World War Two whisky amongst rarest in the world
Seventy-year-old Private Collection Glenlivet 1943 by Gordon & MacPhail commemorates key date in wartime history
An exceptionally rare wartime cask from 1943 has been unveiled as one of the oldest and most exclusive single malt whiskies in the world.
The Elgin-based malt whisky specialists today announced the release of Private Collection Glenlivet 1943 by Gordon & MacPhail, the latest offering in its ‘Private Collection’ range. Only forty decanters will be available for sale globally, with a UK RRP of £30,000.
A small number of decanters will be available from Gordon & MacPhail’s historic retail shop in Elgin. Those purchasing a decanter at the South Street ‘spiritual home’ will also enjoy an exclusive tasting experience included in their purchase.
Distilled on 14 January 1943, a crucial date in the history of World War Two, the new-make spirit was filled into a carefully selected Sherry hogshead at the renowned Speyside distillery. (1)
The release of Cask 121 also represents the last 1943 vintage from the Gordon & MacPhail stock inventory. (2)
Rich chestnut brown in colour, Private Collection Glenlivet 1943 by Gordon & MacPhail is a whisky of great balance and approachability. A full, fresh flavour of dark chocolate, oranges, and oakiness intermingles with treacle and liquorice and culminates with a subtle, ashy smokiness and an incredibly long finish.
Founded in 1895 in Elgin, Scotland, Gordon & MacPhail is the custodian of many of the oldest and rarest single malts in the world with an unrivalled stock inventory. The fourth generation of the Urquhart family uphold the same traditions and dedication to whisky maturation as the generations that came before them.
In 1943, Cask 121 was selected by John and George Urquhart, first and second generation of the Urquhart family, for filling at the Glenlivet Distillery. Stephen Rankin, a director of the company and John Urquhart’s great-grandson, made the decision to bottle it.
Stephen Rankin said: “This beautiful whisky has been nurtured and cared for by four generations of our family and it gives us enormous pleasure to release this unique and incredibly rare single malt.
“Gordon & MacPhail has been in the whisky business for over 122 years, with each generation building and handing on a lifetime’s expertise to the next. We believe Private Collection Glenlivet 1943 by Gordon & MacPhail is a malt without comparison from a defining date in the history of a world in conflict.
“Today, whisky is a wonderfully unifying drink and this rare example gives people from across the world the chance to own and savour a defining piece of Scotland’s liquid history.”
Whisky writer and rare whisky specialist Jonny McCormick said: “Gordon & MacPhail is a singular whisky company emphasised by their incomparable capacity to draw on stocks from the 1940s. This is an unparalleled opportunity to acquire an exquisite whisky that embodies the concept of rarity. The remarkable complexity and vivid flavours that have developed over a lifetime in wood ensure this single malt Scotch whisky will make a handsome addition to the world’s finest whisky collections.”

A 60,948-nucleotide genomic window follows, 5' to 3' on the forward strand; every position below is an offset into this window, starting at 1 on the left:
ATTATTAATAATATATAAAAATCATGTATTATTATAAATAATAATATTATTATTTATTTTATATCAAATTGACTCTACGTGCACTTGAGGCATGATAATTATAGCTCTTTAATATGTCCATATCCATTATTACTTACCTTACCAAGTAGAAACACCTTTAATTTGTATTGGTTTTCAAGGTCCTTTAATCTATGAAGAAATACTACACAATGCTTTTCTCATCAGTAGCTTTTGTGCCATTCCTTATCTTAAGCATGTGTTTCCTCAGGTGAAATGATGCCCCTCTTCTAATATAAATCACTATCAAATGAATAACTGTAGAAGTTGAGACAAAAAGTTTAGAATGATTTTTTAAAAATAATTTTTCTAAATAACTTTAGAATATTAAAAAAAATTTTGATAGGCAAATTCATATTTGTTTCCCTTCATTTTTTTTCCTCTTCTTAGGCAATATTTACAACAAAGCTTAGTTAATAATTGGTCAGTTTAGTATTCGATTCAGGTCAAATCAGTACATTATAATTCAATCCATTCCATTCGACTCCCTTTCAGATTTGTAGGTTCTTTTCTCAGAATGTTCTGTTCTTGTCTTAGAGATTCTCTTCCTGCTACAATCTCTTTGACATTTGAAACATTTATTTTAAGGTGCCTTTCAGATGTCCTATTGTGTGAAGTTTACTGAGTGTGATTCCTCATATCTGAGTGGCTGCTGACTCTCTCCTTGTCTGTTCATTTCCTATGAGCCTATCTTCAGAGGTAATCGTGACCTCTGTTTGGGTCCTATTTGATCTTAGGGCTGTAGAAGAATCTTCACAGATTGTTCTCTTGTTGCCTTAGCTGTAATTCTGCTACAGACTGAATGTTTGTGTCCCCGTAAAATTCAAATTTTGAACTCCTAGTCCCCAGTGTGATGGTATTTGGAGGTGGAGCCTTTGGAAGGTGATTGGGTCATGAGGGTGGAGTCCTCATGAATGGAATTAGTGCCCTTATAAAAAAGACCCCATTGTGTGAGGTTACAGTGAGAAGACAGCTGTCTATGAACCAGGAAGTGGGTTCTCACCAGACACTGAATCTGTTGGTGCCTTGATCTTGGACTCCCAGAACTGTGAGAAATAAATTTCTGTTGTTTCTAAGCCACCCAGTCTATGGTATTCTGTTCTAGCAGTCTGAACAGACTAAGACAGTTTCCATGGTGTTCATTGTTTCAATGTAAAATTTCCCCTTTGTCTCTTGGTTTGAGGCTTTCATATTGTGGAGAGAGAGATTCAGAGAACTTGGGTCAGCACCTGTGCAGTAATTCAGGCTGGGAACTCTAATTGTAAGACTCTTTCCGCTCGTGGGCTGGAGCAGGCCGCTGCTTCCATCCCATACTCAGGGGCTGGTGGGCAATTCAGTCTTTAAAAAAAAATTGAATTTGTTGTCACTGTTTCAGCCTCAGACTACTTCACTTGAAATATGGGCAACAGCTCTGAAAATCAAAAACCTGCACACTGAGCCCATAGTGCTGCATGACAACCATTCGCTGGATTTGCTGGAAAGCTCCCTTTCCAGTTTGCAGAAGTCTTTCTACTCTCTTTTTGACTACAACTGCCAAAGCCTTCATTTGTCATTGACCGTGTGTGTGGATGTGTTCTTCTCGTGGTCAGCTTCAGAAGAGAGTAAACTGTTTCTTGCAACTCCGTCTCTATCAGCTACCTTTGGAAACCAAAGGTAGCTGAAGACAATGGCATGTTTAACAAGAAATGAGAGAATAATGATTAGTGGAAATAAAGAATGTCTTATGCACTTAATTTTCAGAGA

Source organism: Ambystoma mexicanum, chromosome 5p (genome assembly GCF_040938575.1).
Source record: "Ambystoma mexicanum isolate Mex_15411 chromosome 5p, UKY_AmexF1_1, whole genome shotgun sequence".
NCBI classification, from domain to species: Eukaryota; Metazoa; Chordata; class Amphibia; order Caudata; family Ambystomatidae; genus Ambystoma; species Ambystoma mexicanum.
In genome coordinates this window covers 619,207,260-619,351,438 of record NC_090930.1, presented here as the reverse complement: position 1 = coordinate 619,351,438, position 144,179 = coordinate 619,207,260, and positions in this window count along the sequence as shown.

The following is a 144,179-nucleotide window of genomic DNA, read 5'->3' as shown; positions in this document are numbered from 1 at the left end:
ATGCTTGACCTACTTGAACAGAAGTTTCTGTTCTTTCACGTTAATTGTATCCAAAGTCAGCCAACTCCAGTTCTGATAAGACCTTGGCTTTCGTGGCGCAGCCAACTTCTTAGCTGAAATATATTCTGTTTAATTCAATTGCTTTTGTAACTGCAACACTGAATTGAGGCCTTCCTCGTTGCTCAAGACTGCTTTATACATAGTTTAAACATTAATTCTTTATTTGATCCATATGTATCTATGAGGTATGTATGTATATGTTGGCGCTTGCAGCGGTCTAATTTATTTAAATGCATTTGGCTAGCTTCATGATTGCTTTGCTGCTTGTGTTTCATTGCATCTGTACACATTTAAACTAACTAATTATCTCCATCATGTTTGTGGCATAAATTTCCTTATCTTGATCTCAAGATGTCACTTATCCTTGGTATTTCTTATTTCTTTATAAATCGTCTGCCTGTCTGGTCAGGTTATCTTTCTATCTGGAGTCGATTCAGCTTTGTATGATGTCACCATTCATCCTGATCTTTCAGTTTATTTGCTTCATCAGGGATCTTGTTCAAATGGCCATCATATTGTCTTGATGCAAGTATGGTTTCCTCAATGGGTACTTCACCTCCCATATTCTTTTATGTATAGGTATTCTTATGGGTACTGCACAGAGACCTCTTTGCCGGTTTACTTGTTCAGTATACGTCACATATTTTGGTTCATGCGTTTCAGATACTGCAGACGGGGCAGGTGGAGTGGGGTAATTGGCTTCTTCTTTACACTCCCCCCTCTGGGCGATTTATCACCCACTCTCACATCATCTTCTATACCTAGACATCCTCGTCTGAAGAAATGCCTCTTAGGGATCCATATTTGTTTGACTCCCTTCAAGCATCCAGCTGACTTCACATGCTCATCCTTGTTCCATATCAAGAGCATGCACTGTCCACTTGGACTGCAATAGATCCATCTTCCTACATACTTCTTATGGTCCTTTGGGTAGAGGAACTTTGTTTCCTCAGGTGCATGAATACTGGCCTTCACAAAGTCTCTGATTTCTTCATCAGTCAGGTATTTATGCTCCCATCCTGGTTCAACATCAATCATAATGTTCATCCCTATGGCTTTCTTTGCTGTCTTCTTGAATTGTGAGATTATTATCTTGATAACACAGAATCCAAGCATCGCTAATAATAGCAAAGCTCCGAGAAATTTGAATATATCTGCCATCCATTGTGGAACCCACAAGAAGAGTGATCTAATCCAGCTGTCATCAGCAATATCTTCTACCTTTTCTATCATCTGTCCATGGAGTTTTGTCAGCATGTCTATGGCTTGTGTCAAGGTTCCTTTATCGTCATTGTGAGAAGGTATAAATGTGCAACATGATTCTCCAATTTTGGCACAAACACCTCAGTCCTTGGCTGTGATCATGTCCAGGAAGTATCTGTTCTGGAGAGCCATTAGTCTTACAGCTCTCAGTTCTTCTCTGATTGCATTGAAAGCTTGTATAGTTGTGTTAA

Every detail of Private Collection Glenlivet 1943 by Gordon & MacPhail alludes to the decades of experience and patience poured into nurturing the whisky to maturation.
The meandering River Spey provides a unique closure to the handcrafted wooden box. Hand blown and bespoke, the decanter itself is adorned with gold engravings of the contours of the land surrounding the Glenlivet Distillery.
Accompanied by a visually atmospheric commemorative book, written by whisky author Jonny McCormick, each decanter is individually numbered with a certificate of authenticity signed by Stephen Rankin, director and member of the Urquhart family.
Private Collection Glenlivet 1943 by Gordon & MacPhail was matured in a first-fill Sherry hogshead for seventy years. Only forty decanters, bottled at cask strength (49.1 ABV), have been released for sale worldwide. A limited number are available for purchase directly from the company’s ‘spiritual home’, the South Street Retail Shop, at an RRP of £30,000. Prices may differ in international markets due to local taxes and duty.
(1) As the bung was being hammered into place in Cask 121, a world away in North Africa, Prime Minister Winston Churchill met President Franklin D. Roosevelt, General Charles de Gaulle, and General Dwight D. Eisenhower at the Casablanca Conference. The meeting discussed Allied strategy for the war in Europe. Historians came to view this meeting as critically important to the fate of the world for generations to come.
(2) By the winter of 1943, the war had severely curtailed production of whisky in Scotland. Prices and duty were on the rise and rationing meant raw ingredients were in increasingly short supply. In fact, many Scottish distilleries were closed after October 1942; The Glenlivet Distillery itself halted production in the Spring of 1943. Mature whiskies from this period were in great demand so, by the late 1940s and early 1950s, available casks were extremely limited.